Thursday, November 21, 2013

How to help prevent customer and employee falls at your business

MAYWOOD, Ill. – Frigid weather and sloppy precipitation are enough to send even the calmest person racing to find shelter. Combine the climate with busy schedules and frantic Christmas shoppers and you have a recipe for danger during the slippery season.

“Shiny, clean floors can become as slick as ice when moisture and grime are tracked in by employees and customers,” said Dr. Mary Capelli-Schellpfeffer, medical director of Loyola University Health System’s Occupational Health Services. “During the winter months, remember to caution employees and business visitors about weather-related slip and trip hazards. Falls are the most common reason people seek help at U.S. immediate-care facilities and emergency departments. More significantly, falls can lead to serious trauma."

Here are a few tips to be prepared:

Raise awareness. Alert employees to hazardous areas where falls are more likely to occur. These include foyer and lobby areas or places where flooring surfaces change, such as at doorways, curbs, stairways, elevators, parking ramps and other high “people-movement” paths.

Use signage. Caution signs in bright colors can warn employees and customers about spots that may be slippery.

Plan ahead. Have a plan in place and make sure that all employees know how to respond should a fall occur. Priority should be placed on identifying first responders who can assist a fall victim. Training should also include how to redirect employees or customers passage and traffic when first aid or emergency care is under way. If your business uses a special telephone code to access local Emergency Medical System (EMS) 9-1-1 dispatchers, include this information in new employee orientation and during regular safety meetings.

Control access. A winter storm arriving immediately before an operation opens for the day is a real threat. Ideally a company’s outdoor and public access spaces will always be well-shoveled and salted. But sometimes the shovels and de-icers can’t keep up with the weather.  If specific walkways or parking lots are unmanageable, consider closing off access and redirecting people toward safer locations.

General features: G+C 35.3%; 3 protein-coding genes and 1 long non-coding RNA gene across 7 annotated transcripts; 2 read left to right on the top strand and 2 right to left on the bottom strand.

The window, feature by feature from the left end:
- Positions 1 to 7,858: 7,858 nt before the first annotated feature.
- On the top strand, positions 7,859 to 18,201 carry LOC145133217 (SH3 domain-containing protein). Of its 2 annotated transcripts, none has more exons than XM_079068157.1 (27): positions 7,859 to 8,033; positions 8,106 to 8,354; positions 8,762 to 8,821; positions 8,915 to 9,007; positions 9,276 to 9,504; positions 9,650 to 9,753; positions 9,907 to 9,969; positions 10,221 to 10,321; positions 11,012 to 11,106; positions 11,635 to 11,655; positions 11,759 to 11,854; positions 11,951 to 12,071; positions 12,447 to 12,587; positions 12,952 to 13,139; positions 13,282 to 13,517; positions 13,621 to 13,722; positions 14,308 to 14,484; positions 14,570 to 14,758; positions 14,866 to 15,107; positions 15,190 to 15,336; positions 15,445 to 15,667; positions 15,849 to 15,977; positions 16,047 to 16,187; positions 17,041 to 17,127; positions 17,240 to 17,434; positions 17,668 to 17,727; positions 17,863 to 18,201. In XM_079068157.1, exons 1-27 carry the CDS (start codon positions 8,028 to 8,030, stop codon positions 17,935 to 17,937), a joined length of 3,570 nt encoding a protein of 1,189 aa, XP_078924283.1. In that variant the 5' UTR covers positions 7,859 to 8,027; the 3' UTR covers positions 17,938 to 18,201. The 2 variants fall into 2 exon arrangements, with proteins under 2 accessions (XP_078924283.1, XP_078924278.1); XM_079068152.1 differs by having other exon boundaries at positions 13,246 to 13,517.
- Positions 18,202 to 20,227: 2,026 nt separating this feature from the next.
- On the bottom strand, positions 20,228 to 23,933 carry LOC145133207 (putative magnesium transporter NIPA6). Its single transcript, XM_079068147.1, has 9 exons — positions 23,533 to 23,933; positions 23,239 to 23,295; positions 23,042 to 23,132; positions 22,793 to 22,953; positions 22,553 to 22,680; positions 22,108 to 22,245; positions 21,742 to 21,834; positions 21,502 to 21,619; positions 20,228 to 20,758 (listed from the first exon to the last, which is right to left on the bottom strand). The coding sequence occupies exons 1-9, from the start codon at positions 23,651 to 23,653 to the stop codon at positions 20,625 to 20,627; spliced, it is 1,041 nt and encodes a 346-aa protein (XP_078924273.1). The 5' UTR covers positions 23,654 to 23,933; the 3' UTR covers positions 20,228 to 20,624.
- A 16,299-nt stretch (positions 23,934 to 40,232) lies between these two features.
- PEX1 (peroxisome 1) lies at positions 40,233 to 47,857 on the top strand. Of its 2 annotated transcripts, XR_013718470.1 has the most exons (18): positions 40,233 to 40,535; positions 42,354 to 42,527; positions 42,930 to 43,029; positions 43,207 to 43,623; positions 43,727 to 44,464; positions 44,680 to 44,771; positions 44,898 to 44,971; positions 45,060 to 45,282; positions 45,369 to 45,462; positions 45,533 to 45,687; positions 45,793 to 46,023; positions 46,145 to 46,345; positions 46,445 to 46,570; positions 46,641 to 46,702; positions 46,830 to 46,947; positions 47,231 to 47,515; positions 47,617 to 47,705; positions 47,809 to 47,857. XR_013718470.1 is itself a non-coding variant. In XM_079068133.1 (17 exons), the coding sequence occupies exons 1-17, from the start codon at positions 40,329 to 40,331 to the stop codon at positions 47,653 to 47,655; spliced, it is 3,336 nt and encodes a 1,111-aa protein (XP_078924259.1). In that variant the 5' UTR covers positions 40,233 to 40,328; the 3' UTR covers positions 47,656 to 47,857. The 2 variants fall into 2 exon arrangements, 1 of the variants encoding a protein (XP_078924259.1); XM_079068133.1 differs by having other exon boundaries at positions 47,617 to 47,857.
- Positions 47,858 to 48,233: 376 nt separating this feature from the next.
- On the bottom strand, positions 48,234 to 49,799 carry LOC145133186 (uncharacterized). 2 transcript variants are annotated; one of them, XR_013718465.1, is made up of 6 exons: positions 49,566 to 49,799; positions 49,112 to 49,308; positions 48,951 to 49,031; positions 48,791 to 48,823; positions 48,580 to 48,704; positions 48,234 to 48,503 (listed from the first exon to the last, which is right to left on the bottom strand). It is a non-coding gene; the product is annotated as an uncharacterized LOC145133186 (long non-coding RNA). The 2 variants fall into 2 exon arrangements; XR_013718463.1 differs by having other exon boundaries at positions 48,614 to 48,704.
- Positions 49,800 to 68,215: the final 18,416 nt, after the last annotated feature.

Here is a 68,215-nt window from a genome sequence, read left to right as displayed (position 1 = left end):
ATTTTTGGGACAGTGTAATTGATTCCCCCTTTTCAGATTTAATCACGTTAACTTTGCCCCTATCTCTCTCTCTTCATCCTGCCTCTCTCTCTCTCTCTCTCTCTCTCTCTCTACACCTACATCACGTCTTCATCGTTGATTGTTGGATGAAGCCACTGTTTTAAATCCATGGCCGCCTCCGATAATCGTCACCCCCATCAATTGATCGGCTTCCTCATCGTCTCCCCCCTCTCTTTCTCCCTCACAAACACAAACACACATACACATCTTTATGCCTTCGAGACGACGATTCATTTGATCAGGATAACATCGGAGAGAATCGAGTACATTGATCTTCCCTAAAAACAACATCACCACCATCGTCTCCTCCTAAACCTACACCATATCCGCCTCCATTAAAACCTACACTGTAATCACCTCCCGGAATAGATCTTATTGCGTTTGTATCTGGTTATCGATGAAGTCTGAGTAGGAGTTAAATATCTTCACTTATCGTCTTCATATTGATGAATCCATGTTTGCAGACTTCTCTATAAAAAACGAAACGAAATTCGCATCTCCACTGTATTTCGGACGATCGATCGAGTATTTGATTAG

“It’s simply human nature to feel embarrassed after a fall,” Capelli-Schellpfeffer said. “Once we’re down, most of us scramble to get back up, acting as if it really wasn’t so terrible to land on the ground. If we hurry around water, snow or ice, we risk another fall!"

Before acting to help a fall victim stand, take a moment to assess the situation. If the employee or customer who has fallen asks for assistance, be sure your footing is secure as you give aid. If you respond to a fall scenario and find an individual is unconscious, here are reasonable action steps:

  • Call for the company’s first response team or 9-1-1 to bring immediate medical attention to the scene.
  • Do not try to lift the fall victim alone.
  • Do not allow those who have fallen and suffered a bout of unconsciousness to operate a vehicle until they are checked by medical professionals. Even if the victim regains consciousness and claims to be fine, insist on a medical visit.
  • Sometimes acute injuries are not immediately apparent. Though a person may be able to walk away from a fall, an injury may not become painful until later. After a fall, a medical evaluation including X-rays can diagnose fall-related bone fractures.

“Falls can cause more than a simple fracture. These common events can result in serious internal injury. Falls disrupt daily routines and complicate business operations,” Capelli-Schellpfeffer said. “Fall avoidance keeps people safe and saves employers’ reputation with customers. Prevention is really the best medicine to keep employees, customers and businesses healthy."

Loyola Occupational Health Services provides onsite physical assessments, wellness workshops and immunization programs. For more information, please call toll-free (888) LUHS-888 (888-584-7888).

About Loyola University Health System

Loyola University Health System (LUHS) is a member of Trinity Health. Based in the western suburbs of Chicago, LUHS is a quaternary care system with a 61-acre main medical center campus, the 36-acre Gottlieb Memorial Hospital campus and more than 30 primary and specialty care facilities in Cook, Will and DuPage counties. Loyola University Medical Center’s campus is conveniently located in Maywood, 13 miles west of Chicago’s Loop and 8 miles east of Oak Brook, Ill. At the heart of the medical center campus is a 559-licensed-bed hospital that houses a Level 1 Trauma Center, a Burn Center and the Ronald McDonald® Children's Hospital of Loyola University Medical Center. Also on campus are the Cardinal Bernardin Cancer Center, Loyola Outpatient Center, Center for Heart & Vascular Medicine and Loyola Oral Health Center as well as Loyola University Chicago Stritch School of Medicine, Loyola University Chicago Marcella Niehoff School of Nursing and the Loyola Center for Fitness. Loyola's Gottlieb campus in Melrose Park includes the 255-licensed-bed community hospital, the Professional Office Building housing 150 private practice clinics, the Adult Day Care, the Gottlieb Center for Fitness, Loyola Center for Metabolic Surgery and Bariatric Care and the Loyola Cancer Care & Research at the Marjorie G. Weinberg Cancer Center at Melrose Park.

Trinity Health is one of the largest multi-institutional Catholic health care delivery systems in the nation. It serves people and communities in 22 states from coast to coast with 92 hospitals, and 120 continuing care locations — including home care, hospice, PACE and senior living facilities - that provide nearly 2.5 million visits annually.